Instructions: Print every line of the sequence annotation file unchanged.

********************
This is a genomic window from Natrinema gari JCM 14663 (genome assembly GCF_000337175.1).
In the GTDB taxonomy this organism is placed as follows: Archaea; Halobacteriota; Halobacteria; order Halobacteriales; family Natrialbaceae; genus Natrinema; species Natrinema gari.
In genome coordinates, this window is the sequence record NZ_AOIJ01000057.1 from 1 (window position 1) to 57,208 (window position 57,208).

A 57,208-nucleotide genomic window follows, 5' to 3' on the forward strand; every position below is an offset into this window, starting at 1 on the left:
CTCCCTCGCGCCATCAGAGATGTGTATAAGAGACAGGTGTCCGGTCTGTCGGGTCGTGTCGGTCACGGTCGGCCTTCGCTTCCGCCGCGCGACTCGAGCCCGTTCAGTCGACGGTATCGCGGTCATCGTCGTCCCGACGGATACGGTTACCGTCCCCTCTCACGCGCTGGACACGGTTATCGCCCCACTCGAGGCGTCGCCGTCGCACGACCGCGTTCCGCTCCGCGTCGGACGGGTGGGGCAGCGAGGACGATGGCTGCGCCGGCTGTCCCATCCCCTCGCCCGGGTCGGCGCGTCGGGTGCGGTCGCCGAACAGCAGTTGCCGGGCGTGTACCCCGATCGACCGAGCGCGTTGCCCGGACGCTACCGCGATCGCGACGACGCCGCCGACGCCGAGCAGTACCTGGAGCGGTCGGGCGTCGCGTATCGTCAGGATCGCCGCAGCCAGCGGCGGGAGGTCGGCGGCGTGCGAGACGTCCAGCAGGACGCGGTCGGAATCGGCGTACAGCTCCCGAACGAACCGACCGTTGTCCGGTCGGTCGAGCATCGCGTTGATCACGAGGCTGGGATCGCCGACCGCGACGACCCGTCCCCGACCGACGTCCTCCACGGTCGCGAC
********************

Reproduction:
This is a genomic window from Natrinema gari JCM 14663 (genome assembly GCF_000337175.1).
In the GTDB taxonomy this organism is placed as follows: Archaea; Halobacteriota; Halobacteria; order Halobacteriales; family Natrialbaceae; genus Natrinema; species Natrinema gari.
In genome coordinates, this window is the sequence record NZ_AOIJ01000057.1 from 1 (window position 1) to 57,208 (window position 57,208).

A 57,208-nucleotide genomic window follows, 5' to 3' on the forward strand; every position below is an offset into this window, starting at 1 on the left:
CTCCCTCGCGCCATCAGAGATGTGTATAAGAGACAGGTGTCCGGTCTGTCGGGTCGTGTCGGTCACGGTCGGCCTTCGCTTCCGCCGCGCGACTCGAGCCCGTTCAGTCGACGGTATCGCGGTCATCGTCGTCCCGACGGATACGGTTACCGTCCCCTCTCACGCGCTGGACACGGTTATCGCCCCACTCGAGGCGTCGCCGTCGCACGACCGCGTTCCGCTCCGCGTCGGACGGGTGGGGCAGCGAGGACGATGGCTGCGCCGGCTGTCCCATCCCCTCGCCCGGGTCGGCGCGTCGGGTGCGGTCGCCGAACAGCAGTTGCCGGGCGTGTACCCCGATCGACCGAGCGCGTTGCCCGGACGCTACCGCGATCGCGACGACGCCGCCGACGCCGAGCAGTACCTGGAGCGGTCGGGCGTCGCGTATCGTCAGGATCGCCGCAGCCAGCGGCGGGAGGTCGGCGGCGTGCGAGACGTCCAGCAGGACGCGGTCGGAATCGGCGTACAGCTCCCGAACGAACCGACCGTTGTCCGGTCGGTCGAGCATCGCGTTGATCACGAGGCTGGGATCGCCGACCGCGACGACCCGTCCCCGACCGACGTCCTCCACGGTCGCGAC